Monday, July 30, 2012 – Social Media Monday
Marilyn – For my contribution to social media Monday, here’s a link to an interesting infographic produced by Nanigans about business advertising on Facebook. http://bit.ly/Q5drKA
According to Facebook advertising platform Nanigans, retail is the highest-spending sector in online advertising, projected to represent 22 percent of all online ad spending in 2012 after growing 24 percent during the year.
Richard – Very informative. I liked all the visuals below the report except I didn’t understand the graph for Ad Engagement vs. Cost by Country. What does it mean when the cost & the click through rate goes below the line. Do they get paid to place ads in those countries?
Marilyn – This is the really interesting part of the infographic. For example, in Canada the cost per click is a bit higher than in the US, but the click through rate is far lower. The US has about the closest ratio between cost and click through rate. Then looking at a country such as India, the cost per click is very low and the engagement or click through rate is incredibly high, based on the global average. It’s interesting to me that Canadian engagement seems to be far lower than I would have expected, especially compared to the US. I would like to do far more research on this, since my business is located in Canada and Canadians are noted for being super connected. It does reflect an experience I had with a client, though. I do need to know more.
Richard – so the line does not represent zero?
R J – The infographic was awesome… gonna post your link to Pinterest as well for cross platforming and more readership to your page Marilyn. great post!
Marilyn – Thanks, R J. Come follow me on Pinterest too. You can find me thru my FB page Pinvolve app, an app I recommend for increasing Facebook engagement. The infographic is on my All Things Social Media board. In answer to your question, Richard, the baseline is the global average engagement. I know some of these infographics can be confusing, as they try to make pretty pictures out of stats. That’s one reason I want to know more about the info on this graphic.
Richard – That’s what I thought. They are playing with the basic rules for graphs in order to make them more eye appealing. Sorry I have opposing thought patterns. I have my creative loving side & then I have my analytical, theoretical & engineering side. Both are strong in me & sometimes get in the way of each other.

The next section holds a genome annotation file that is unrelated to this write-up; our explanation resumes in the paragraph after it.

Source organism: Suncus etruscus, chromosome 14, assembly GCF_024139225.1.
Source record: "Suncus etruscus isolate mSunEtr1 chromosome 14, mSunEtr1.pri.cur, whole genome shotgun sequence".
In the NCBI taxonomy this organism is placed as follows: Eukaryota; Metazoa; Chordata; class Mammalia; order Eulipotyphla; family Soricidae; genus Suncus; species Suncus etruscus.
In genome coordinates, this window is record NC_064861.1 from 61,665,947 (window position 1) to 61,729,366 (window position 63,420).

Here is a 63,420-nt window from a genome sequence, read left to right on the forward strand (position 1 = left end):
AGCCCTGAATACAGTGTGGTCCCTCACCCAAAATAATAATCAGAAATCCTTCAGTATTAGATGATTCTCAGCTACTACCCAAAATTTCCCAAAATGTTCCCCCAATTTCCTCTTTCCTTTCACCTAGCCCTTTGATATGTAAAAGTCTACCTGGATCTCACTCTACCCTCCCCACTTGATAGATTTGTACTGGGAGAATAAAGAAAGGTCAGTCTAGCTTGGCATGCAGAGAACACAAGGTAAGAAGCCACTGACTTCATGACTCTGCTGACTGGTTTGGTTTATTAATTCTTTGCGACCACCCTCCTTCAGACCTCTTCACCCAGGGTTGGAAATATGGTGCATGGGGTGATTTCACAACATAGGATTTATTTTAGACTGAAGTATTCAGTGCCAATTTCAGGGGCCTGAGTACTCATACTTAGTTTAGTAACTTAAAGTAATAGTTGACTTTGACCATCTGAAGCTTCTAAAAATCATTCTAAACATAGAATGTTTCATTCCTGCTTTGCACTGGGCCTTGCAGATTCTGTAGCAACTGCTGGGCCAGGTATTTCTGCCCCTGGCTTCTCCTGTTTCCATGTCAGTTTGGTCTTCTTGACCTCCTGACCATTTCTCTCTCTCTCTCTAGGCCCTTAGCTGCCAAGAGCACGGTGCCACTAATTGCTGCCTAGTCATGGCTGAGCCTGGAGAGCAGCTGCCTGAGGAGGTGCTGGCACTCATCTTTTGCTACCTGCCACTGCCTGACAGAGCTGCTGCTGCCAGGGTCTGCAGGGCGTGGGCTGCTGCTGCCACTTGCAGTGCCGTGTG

Christine – Social Media Monday: If your looking for customer loyalty & recommendations they say Twitter is where its at. Do you agree? http://www.emarketer.com/Article.aspx?R=1008447 I’m still partial to Facebook. For example of all the product recommendations I have asked for… only 1 has received a response or comment on Twitter.
Here is one “proving” Linkedin is most important. But I have to ask myself… are my customers using this social media platform to determine their purchase? Where do you get the most interaction? http://blog.performics.com/search/2011/06/new-social-media-study-nearly-60-percent-say-linkedin-is-most-important-social-network-account.html
Veronica – I find that Twitter is very impersonal, to me it is just a bunch of people tooting their own horns and not very much interaction. I closed my Twitter account a long time ago. I never got a single customer from Twitter a lot of my business comes from FaceBook.
Marilyn – I think you nailed it, Christine, when you said “are my customers using this social media platform?” You’ve got know your customers. by the way, if brands only produced status updates monthly, they’ d be nowhere on Facebook.
Miller – B2B generally works better on LinkedIn, but all platforms can funnel your visitors to your website, especially if you have an easy-to-use shopping cart on it. I agree Marily, I’m seeing a lot of dentists and other professionals only posting once a month because that’s what the ready-made cookie-cutter website builder sends out. One blog post for $X a month and they send it to all platforms. It’s absurd on so many levels! Posts/Tweets must happen at a bare minimum of once a DAY. At that, the content must be spectacular to generate interest, comments, etc. And you know it’s these folks who will say social media doesn’t work. BAH!
Miller – Veronica, try joining in on some Twitter chats. You’ll get lots of interaction and may make a few friends. I know I did. :)
Veronica -Miller I used to work for a Social Media company and had many twitter accounts to take care of and there was never very much interaction on any of them. Just a lot of people talking about themselves.
Miller – Yes, that happens on Twitter a lot. But back and forth convos can happen if you ask someone a question or comment on their tweet or retweet them. Ice breakers. That’s why the tweet chats were so neat, you could interact with a group instead of broadcasting. It’s tough though when you rep a client, tho it can be done. The Comcast guy did a lot of chats, as did the Ford rep.